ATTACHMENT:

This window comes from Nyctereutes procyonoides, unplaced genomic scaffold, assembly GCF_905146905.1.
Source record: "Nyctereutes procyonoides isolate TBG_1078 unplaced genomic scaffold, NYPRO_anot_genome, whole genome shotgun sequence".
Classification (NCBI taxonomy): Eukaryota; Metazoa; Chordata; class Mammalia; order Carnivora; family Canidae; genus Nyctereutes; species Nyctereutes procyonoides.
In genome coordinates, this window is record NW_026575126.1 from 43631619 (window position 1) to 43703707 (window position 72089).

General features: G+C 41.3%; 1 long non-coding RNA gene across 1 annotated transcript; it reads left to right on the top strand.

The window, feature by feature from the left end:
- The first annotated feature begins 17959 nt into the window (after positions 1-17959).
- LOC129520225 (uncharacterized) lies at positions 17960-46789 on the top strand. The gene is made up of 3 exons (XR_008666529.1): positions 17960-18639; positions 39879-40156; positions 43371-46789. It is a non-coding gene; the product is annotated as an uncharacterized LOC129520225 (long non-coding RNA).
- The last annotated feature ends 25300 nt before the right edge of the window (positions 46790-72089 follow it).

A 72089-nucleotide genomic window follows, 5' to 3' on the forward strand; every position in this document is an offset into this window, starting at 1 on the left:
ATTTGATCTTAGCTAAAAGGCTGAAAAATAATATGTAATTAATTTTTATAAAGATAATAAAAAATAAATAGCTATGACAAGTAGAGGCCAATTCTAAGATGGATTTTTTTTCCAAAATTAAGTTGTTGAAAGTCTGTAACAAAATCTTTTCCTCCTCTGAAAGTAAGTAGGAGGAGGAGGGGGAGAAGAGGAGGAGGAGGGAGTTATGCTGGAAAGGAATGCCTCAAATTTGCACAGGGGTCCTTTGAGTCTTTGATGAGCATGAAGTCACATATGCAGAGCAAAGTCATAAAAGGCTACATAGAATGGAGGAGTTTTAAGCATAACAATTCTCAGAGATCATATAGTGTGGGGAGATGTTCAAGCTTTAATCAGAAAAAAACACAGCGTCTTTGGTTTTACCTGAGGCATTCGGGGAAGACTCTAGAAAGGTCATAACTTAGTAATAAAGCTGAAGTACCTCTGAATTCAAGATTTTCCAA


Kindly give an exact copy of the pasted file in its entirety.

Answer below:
This window comes from Nyctereutes procyonoides, unplaced genomic scaffold, assembly GCF_905146905.1.
Source record: "Nyctereutes procyonoides isolate TBG_1078 unplaced genomic scaffold, NYPRO_anot_genome, whole genome shotgun sequence".
Classification (NCBI taxonomy): Eukaryota; Metazoa; Chordata; class Mammalia; order Carnivora; family Canidae; genus Nyctereutes; species Nyctereutes procyonoides.
In genome coordinates, this window is record NW_026575126.1 from 43631619 (window position 1) to 43703707 (window position 72089).

General features: G+C 41.3%; 1 long non-coding RNA gene across 1 annotated transcript; it reads left to right on the top strand.

The window, feature by feature from the left end:
- The first annotated feature begins 17959 nt into the window (after positions 1-17959).
- LOC129520225 (uncharacterized) lies at positions 17960-46789 on the top strand. The gene is made up of 3 exons (XR_008666529.1): positions 17960-18639; positions 39879-40156; positions 43371-46789. It is a non-coding gene; the product is annotated as an uncharacterized LOC129520225 (long non-coding RNA).
- The last annotated feature ends 25300 nt before the right edge of the window (positions 46790-72089 follow it).

A 72089-nucleotide genomic window follows, 5' to 3' on the forward strand; every position in this document is an offset into this window, starting at 1 on the left:
ATTTGATCTTAGCTAAAAGGCTGAAAAATAATATGTAATTAATTTTTATAAAGATAATAAAAAATAAATAGCTATGACAAGTAGAGGCCAATTCTAAGATGGATTTTTTTTCCAAAATTAAGTTGTTGAAAGTCTGTAACAAAATCTTTTCCTCCTCTGAAAGTAAGTAGGAGGAGGAGGGGGAGAAGAGGAGGAGGAGGGAGTTATGCTGGAAAGGAATGCCTCAAATTTGCACAGGGGTCCTTTGAGTCTTTGATGAGCATGAAGTCACATATGCAGAGCAAAGTCATAAAAGGCTACATAGAATGGAGGAGTTTTAAGCATAACAATTCTCAGAGATCATATAGTGTGGGGAGATGTTCAAGCTTTAATCAGAAAAAAACACAGCGTCTTTGGTTTTACCTGAGGCATTCGGGGAAGACTCTAGAAAGGTCATAACTTAGTAATAAAGCTGAAGTACCTCTGAATTCAAGATTTTCCAA